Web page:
How To Diffuse An Angry Person
The Charlottesville protest attack has unnerved many people. Most people want to prevent situations from turning violent. This morning we want to talk about ways to defuse a heated situation.
A common mistake you might make when you see someone getting heated is that you let your emotions get the best of you. This means that you react emotionally not intellectually. For example, you might tell the person to calm down. Or, you might get loud. Or, you might give them a dirty look. When you add fuel to the fire you get an explosive situation.
Instead listen for the emotion underneath their heated words. Ask yourself why they're saying what they're saying. Address the underlying emotion, whether it's anger, distress, fear.
Just because you acknowledge their emotion, doesn't mean that you're agreeing with them. Remember that people want validation. Acknowledgement of what they say. Saying that you hear or see their anger isn't agreement. There's a distinction. Usually, when someone feels heard then the emotion subsides.
How To Notice Aggressive Signs In Someone
Tragedies like what happened in Charlottesville, VA makes you wonder what you can do to avoid dangerous situations.
Here are a few possible body language signs that someone might be getting violent.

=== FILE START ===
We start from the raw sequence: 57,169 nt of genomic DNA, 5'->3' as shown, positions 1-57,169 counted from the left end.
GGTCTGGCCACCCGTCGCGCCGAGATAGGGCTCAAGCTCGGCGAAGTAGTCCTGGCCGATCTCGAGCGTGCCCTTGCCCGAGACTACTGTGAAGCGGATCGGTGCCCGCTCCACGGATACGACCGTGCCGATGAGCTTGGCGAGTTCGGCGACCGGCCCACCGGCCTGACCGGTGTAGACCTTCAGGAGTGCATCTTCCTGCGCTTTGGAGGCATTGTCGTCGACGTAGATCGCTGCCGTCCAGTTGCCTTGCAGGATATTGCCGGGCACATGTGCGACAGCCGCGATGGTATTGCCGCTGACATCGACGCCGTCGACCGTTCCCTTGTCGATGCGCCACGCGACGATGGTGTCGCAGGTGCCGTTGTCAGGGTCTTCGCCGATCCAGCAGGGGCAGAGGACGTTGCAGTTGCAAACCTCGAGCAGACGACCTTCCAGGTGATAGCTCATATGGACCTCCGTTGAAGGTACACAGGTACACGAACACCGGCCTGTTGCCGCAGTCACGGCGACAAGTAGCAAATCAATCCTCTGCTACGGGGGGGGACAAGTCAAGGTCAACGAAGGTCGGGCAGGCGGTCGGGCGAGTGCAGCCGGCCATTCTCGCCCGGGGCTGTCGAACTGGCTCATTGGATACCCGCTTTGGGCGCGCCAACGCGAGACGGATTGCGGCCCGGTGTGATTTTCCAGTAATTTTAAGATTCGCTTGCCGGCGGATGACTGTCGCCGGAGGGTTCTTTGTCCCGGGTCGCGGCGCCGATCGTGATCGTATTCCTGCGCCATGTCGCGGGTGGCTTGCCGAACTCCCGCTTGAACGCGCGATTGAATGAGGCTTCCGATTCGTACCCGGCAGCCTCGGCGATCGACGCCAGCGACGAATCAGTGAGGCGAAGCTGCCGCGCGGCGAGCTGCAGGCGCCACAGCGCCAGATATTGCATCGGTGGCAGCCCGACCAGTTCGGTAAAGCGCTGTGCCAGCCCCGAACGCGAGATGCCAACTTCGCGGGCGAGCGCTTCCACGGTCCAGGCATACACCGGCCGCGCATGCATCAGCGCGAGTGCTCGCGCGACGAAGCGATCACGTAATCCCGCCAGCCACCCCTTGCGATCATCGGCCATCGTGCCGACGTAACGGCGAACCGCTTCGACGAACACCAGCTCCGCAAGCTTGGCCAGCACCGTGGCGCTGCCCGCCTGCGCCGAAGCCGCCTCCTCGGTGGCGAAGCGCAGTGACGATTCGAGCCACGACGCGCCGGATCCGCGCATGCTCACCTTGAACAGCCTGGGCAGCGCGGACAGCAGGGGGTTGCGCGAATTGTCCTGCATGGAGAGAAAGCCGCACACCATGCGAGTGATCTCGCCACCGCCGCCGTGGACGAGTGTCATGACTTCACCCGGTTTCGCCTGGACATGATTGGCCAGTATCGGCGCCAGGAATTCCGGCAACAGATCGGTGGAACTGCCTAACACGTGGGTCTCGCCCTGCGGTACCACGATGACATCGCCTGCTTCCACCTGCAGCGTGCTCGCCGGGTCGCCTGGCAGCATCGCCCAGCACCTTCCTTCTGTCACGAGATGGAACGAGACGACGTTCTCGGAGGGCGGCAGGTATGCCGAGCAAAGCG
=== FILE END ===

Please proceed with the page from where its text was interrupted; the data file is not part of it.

You know the saying that you got hot under the collar when you're angry. Your body temperature rises when you get angry. So it's not uncommon to see someone strip down layers of clothing. This means taking off jackets, shirts, hats, rolling up sleeves or even unzipping jackets.
Eyes can give a hint of anger. When you're excited, agitated, angry, your blink rate can increase. To give you a comparison, a normal blink rate is about 20 blinks per minute. So if you see a rapid blink rate, watch out. Also, some people might zone out or have a glazed over look. They can be subconsciously psyching themselves out to fight.
Also, some people might take a step back to get some room before they lash out.
Blanca Cobb is a WFMY News 2 Contributing Editor, body language expert and keynote speaker/corporate trainer who covers nonverbal communication, psychology and behavior. Follow her @blancacobb. The opinions expressed in this article are exclusively hers.
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